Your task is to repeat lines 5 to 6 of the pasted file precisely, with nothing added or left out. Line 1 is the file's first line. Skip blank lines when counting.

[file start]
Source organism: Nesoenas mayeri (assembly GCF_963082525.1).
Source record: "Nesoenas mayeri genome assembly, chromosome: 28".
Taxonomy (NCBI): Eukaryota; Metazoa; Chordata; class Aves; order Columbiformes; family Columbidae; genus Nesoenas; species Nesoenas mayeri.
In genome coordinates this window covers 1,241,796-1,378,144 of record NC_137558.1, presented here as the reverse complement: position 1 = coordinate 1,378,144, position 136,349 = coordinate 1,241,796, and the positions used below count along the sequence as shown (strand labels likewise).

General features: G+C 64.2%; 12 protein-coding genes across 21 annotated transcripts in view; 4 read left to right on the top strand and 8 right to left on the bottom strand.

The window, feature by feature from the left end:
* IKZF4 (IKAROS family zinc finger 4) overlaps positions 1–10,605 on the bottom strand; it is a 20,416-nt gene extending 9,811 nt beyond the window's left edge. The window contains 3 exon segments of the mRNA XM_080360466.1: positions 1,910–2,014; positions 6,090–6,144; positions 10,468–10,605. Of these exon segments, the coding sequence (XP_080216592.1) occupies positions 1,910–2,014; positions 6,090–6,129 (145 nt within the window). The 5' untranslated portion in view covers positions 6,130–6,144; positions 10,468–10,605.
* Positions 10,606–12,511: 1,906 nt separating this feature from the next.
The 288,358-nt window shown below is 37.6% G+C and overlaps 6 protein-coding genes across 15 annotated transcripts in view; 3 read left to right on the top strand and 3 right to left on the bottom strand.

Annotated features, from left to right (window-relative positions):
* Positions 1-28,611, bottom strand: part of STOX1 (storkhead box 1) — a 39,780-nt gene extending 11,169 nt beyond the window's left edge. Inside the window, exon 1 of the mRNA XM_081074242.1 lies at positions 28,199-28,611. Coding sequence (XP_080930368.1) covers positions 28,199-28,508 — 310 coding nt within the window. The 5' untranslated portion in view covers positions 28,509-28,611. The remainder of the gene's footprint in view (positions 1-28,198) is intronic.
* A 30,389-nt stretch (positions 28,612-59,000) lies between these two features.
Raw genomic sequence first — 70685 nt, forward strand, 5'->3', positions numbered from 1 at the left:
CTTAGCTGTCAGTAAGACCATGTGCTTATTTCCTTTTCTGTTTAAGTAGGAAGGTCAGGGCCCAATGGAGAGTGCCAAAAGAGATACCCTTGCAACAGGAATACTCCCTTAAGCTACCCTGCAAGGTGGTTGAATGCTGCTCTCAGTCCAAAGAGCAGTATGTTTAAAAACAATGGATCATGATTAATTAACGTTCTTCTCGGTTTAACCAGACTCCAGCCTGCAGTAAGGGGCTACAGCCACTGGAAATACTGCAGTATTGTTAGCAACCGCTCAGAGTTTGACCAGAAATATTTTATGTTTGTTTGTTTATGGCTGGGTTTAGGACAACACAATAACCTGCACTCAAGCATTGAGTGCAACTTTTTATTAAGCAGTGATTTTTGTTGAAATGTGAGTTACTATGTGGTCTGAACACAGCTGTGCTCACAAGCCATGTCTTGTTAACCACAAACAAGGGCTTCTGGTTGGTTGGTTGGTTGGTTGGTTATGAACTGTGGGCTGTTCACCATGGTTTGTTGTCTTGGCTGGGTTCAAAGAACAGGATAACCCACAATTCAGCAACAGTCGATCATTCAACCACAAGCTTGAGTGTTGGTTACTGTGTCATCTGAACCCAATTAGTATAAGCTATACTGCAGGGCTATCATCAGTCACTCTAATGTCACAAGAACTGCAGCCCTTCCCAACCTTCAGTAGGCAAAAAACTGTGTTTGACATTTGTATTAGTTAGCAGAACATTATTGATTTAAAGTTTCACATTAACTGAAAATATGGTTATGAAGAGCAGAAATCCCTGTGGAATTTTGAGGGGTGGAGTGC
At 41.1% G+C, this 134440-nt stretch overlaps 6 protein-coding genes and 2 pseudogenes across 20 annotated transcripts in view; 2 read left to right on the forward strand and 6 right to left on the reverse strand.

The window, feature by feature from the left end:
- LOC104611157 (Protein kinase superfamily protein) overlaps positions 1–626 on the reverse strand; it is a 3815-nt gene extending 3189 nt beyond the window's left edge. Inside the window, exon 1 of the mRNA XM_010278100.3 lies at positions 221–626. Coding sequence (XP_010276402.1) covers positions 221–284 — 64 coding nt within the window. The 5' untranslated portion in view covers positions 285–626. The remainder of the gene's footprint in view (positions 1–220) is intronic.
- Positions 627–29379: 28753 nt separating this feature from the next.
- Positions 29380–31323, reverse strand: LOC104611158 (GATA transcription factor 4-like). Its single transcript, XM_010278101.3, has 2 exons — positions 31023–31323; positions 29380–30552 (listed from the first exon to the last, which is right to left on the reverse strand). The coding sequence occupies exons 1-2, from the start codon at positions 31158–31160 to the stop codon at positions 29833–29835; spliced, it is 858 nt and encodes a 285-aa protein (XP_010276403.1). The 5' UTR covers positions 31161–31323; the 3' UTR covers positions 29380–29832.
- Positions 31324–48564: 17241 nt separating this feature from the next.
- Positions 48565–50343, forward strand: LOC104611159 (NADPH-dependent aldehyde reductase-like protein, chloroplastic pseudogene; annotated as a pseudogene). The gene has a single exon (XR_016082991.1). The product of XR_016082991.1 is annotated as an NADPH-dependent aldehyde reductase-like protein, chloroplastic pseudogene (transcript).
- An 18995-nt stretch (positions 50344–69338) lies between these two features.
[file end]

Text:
General features: G+C 64.2%; 12 protein-coding genes across 21 annotated transcripts in view; 4 read left to right on the top strand and 8 right to left on the bottom strand.

The window, feature by feature from the left end: